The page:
parallelbug.f90(23): (col. 5) remark: LOOP WAS AUTO-PARALLELIZED.

Non-deterministic output:

mlohry@spitfire:~/development/ftest$ ./a.out
1099.37618675320
mlohry@spitfire:~/development/ftest$ ./a.out
1100.63617967065
mlohry@spitfire:~/development/ftest$ ./a.out
1100.63617967065
mlohry@spitfire:~/development/ftest$ ./a.out
1102.73296858306

Non-parallel compilation,deterministic output:

mlohry@spitfire:~/development/ftest$ ifort -O2 -r8 -parallel -par-report parallelbug.f90

mlohry@spitfire:~/development/ftest$ ./a.out
1100.63617967065
mlohry@spitfire:~/development/ftest$ ./a.out
1100.63617967065
mlohry@spitfire:~/development/ftest$ ./a.out
1100.63617967065
mlohry@spitfire:~/development/ftest$ ./a.out
1100.63617967065

That's on an i5 with v13.1.3, I get the same behavior on an AMD with 12.1.5. Most of the time this reduced example gives the same results, but maybe 1 in 3 does not. Hopefully you can reproduce this!

Fichiers joints: 

Fichier attachéTaille
Télécharger parallelbug.f901.81 Ko

Thanks - I can reproduce the issue, though I'm not yet convinced its a bug. Parallelization and vectorization can cause operations to be grouped differently and this can cause run-to-run small differences in floating point results. I'll take a closer look.

Steve - Intel Developer Support

Great, thanks. I wasn't claiming it to be a compiler-side bug, just noted that it was enough to cause catastrophic failure in my application where I didn't expect a small floating point error to do any damage.

Outputting norm2 of that whole vector washes over the error to make it look like a small floating point error, sorry about that. Attached is the same thing but outputting the first elements of the arrays, where the loop simply assigns the first element of input to the first element of output. The first and second rows should always be identical, but in some of them you get a 2.0 instead of 4.0, for example. Not a small floating point error one would get from rearranging floating point operations since there are none there to rearrange.

edit:  Changed the code to do nothing but assign the whole array from one to the other. The left hand side should always be exactly equal to the right hand side because it's just doing assignment, but 1 in 10 times it's not -- looks like the function results of a given index are going to the wrong place, i.e. the parallelized do-concurrent is not consistently using the correct indices.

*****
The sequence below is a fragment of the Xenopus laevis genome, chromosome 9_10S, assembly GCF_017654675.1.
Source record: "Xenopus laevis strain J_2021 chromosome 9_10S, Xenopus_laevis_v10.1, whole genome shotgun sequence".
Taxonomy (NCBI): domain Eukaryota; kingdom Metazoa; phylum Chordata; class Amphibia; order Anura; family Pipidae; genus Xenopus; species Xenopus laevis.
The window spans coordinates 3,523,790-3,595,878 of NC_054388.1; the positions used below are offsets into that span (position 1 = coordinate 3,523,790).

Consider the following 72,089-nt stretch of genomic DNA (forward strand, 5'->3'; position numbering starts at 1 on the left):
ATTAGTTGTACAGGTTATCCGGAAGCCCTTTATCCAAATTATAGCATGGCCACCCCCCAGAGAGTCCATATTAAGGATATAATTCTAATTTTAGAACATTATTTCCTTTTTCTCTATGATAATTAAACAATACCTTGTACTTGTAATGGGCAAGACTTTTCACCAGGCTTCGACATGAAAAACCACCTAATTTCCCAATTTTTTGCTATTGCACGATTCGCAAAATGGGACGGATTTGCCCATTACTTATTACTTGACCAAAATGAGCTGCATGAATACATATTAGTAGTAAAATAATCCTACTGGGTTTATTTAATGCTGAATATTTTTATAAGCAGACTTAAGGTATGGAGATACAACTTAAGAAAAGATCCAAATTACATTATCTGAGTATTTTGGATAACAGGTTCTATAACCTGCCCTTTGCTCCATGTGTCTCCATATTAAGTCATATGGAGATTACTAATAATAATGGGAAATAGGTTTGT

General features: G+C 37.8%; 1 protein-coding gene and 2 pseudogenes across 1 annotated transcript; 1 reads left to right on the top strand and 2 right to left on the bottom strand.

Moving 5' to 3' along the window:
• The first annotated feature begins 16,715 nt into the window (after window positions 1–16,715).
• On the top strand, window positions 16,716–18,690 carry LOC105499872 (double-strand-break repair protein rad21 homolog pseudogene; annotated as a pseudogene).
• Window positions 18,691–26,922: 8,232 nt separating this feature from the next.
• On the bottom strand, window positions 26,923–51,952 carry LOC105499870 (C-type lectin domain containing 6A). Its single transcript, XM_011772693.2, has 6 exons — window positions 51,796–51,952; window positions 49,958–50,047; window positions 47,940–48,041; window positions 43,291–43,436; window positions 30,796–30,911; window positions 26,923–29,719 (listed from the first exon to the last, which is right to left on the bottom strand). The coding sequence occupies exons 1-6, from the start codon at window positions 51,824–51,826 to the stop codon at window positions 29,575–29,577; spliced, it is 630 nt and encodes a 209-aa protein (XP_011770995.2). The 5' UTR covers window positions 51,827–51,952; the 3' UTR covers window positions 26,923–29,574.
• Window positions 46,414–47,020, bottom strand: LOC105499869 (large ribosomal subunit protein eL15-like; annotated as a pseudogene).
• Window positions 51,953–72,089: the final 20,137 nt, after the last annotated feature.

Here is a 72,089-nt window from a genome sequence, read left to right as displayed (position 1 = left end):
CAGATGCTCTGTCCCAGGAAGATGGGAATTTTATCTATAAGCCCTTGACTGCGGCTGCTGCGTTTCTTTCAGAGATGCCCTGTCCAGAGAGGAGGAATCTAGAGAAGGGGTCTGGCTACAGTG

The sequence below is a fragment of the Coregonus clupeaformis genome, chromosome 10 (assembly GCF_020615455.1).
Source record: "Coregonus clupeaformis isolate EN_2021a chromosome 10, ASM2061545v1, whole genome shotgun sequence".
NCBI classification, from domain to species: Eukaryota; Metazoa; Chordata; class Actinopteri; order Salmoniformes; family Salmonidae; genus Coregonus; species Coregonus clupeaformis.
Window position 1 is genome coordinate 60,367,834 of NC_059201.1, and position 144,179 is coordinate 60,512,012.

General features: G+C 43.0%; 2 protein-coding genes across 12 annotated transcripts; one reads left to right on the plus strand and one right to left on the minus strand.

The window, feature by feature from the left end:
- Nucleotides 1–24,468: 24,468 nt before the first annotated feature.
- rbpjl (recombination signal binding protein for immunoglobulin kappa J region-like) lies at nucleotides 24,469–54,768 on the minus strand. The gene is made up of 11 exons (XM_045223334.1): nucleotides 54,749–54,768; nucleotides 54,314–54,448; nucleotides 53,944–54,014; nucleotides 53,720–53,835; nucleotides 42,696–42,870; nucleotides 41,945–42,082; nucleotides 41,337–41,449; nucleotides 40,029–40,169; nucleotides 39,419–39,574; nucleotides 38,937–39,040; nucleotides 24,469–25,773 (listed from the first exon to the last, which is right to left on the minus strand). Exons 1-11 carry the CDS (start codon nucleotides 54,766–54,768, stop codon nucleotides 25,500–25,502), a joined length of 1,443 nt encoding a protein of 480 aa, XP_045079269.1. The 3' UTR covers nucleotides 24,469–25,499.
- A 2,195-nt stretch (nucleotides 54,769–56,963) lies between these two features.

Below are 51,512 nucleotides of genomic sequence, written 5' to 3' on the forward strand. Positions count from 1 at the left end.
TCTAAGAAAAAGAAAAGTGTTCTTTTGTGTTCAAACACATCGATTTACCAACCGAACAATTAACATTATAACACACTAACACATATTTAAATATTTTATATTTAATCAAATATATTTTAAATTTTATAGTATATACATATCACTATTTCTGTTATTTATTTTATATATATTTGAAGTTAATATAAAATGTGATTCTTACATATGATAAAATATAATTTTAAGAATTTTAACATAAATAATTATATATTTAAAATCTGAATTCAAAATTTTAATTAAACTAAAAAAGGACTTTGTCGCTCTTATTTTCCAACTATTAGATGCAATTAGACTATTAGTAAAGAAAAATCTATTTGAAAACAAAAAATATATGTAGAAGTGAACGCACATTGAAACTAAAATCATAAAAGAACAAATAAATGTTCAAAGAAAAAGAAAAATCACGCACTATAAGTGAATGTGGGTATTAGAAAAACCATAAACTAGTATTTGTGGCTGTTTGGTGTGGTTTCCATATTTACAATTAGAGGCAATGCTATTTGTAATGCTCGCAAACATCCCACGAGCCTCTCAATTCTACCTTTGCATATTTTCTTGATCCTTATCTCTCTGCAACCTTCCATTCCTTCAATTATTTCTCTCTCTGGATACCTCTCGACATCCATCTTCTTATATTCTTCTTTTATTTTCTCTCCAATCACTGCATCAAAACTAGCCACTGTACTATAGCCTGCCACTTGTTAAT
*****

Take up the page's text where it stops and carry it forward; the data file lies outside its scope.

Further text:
Correct:

mlohry@spitfire:~/development/ftest$ ./a.out
LHS norm: 42.4264068711929 RHS norm: 42.4264068711929
2.00 2.00 2.00 2.00 2.00 === 2.00 2.00 2.00 2.00 2.00 1 1
2.00 2.00 2.00 2.00 2.00 === 2.00 2.00 2.00 2.00 2.00 2 1
2.00 2.00 2.00 2.00 2.00 === 2.00 2.00 2.00 2.00 2.00 3 1
4.00 4.00 4.00 4.00 4.00 === 4.00 4.00 4.00 4.00 4.00 1 2
4.00 4.00 4.00 4.00 4.00 === 4.00 4.00 4.00 4.00 4.00 2 2
4.00 4.00 4.00 4.00 4.00 === 4.00 4.00 4.00 4.00 4.00 3 2
6.00 6.00 6.00 6.00 6.00 === 6.00 6.00 6.00 6.00 6.00 1 3
6.00 6.00 6.00 6.00 6.00 === 6.00 6.00 6.00 6.00 6.00 2 3
6.00 6.00 6.00 6.00 6.00 === 6.00 6.00 6.00 6.00 6.00 3 3
8.00 8.00 8.00 8.00 8.00 === 8.00 8.00 8.00 8.00 8.00 1 4
8.00 8.00 8.00 8.00 8.00 === 8.00 8.00 8.00 8.00 8.00 2 4
8.00 8.00 8.00 8.00 8.00 === 8.00 8.00 8.00 8.00 8.00 3 4

Not correct:

mlohry@spitfire:~/development/ftest$ ./a.out
LHS norm: 43.1277173056956 RHS norm: 42.4264068711929
4.00 4.00 4.00 4.00 4.00 === 2.00 2.00 2.00 2.00 2.00 1 1
2.00 2.00 2.00 2.00 2.00 === 2.00 2.00 2.00 2.00 2.00 2 1